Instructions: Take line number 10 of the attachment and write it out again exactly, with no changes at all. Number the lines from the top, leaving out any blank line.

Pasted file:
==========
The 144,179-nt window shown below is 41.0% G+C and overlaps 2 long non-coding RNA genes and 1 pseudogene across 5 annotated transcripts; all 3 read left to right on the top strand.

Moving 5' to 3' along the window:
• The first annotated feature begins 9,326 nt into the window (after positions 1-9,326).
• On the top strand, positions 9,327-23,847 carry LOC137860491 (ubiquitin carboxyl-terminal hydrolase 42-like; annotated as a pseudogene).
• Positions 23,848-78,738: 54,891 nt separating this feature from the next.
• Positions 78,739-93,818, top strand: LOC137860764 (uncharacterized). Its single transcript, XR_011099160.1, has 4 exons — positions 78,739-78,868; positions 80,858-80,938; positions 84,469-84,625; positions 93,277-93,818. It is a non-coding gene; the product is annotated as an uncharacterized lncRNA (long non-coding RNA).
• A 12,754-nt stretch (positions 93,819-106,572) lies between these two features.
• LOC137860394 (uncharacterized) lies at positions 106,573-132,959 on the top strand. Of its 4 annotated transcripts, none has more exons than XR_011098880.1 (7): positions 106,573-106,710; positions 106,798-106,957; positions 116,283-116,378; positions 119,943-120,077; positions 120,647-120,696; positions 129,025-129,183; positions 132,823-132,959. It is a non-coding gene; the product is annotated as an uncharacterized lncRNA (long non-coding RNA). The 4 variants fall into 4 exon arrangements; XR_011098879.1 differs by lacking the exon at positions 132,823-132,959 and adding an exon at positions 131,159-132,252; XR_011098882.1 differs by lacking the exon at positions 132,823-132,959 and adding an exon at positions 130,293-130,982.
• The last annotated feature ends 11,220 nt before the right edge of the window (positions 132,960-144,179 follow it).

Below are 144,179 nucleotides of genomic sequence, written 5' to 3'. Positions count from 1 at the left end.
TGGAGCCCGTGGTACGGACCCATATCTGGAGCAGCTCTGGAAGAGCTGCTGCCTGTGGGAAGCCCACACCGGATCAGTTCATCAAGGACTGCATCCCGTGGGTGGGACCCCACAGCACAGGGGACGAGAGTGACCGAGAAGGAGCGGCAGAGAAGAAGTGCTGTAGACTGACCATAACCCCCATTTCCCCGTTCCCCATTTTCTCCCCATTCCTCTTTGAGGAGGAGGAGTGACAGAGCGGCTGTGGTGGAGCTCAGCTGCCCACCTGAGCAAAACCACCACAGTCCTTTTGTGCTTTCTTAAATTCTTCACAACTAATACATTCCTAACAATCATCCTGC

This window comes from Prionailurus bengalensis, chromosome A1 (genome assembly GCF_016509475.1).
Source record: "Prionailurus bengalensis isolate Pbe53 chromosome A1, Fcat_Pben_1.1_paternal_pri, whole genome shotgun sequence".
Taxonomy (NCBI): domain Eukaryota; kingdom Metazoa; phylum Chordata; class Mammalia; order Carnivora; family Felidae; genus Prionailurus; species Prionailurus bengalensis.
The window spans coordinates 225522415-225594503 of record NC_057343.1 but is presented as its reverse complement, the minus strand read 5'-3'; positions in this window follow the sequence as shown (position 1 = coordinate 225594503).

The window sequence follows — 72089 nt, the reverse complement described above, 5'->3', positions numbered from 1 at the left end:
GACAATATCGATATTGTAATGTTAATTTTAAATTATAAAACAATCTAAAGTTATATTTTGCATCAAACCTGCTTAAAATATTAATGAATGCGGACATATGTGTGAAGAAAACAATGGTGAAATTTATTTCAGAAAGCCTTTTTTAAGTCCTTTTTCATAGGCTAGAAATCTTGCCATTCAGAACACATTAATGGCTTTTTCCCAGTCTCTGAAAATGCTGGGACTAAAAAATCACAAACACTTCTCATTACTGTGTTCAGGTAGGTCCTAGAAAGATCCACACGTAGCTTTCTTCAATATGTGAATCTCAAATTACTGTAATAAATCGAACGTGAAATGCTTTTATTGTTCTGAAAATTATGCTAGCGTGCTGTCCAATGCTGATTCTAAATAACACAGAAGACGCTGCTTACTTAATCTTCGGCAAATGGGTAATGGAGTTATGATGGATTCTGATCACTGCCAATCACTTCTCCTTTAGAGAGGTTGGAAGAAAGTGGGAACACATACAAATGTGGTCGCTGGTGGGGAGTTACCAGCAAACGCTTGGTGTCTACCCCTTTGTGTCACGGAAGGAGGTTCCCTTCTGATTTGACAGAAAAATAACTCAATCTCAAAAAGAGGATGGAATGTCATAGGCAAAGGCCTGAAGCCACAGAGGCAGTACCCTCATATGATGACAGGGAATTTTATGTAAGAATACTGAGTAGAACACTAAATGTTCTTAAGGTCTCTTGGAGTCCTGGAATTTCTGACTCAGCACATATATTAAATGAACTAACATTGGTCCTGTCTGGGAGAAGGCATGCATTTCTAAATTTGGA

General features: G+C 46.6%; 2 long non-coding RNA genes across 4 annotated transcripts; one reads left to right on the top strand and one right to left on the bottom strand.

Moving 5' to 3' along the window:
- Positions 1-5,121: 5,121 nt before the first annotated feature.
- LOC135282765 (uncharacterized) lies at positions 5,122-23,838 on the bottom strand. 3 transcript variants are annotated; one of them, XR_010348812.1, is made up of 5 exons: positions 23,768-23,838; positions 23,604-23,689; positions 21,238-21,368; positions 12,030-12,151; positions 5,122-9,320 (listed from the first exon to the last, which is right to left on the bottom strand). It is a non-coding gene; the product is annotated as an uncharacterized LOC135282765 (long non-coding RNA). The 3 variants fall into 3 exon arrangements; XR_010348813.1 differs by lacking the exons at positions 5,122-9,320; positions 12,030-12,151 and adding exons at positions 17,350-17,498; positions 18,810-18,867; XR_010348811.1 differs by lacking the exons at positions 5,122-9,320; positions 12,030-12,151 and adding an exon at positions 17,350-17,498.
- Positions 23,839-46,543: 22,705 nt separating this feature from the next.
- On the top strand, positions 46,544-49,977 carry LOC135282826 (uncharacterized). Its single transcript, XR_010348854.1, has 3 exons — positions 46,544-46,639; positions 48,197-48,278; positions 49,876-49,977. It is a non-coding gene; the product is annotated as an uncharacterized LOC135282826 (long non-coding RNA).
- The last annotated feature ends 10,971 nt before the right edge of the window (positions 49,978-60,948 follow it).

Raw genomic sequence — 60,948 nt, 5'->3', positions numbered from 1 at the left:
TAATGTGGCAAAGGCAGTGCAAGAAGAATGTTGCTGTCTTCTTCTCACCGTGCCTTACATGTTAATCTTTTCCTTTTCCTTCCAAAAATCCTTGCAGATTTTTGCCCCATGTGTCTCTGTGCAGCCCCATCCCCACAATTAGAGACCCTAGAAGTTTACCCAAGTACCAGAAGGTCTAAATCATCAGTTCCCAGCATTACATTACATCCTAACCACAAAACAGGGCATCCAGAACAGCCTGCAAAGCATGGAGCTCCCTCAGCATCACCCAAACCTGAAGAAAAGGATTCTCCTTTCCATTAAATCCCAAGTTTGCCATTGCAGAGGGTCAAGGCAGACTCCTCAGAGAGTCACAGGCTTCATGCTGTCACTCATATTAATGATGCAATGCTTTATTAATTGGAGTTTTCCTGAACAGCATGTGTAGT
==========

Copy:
Below are 144,179 nucleotides of genomic sequence, written 5' to 3'. Positions count from 1 at the left end.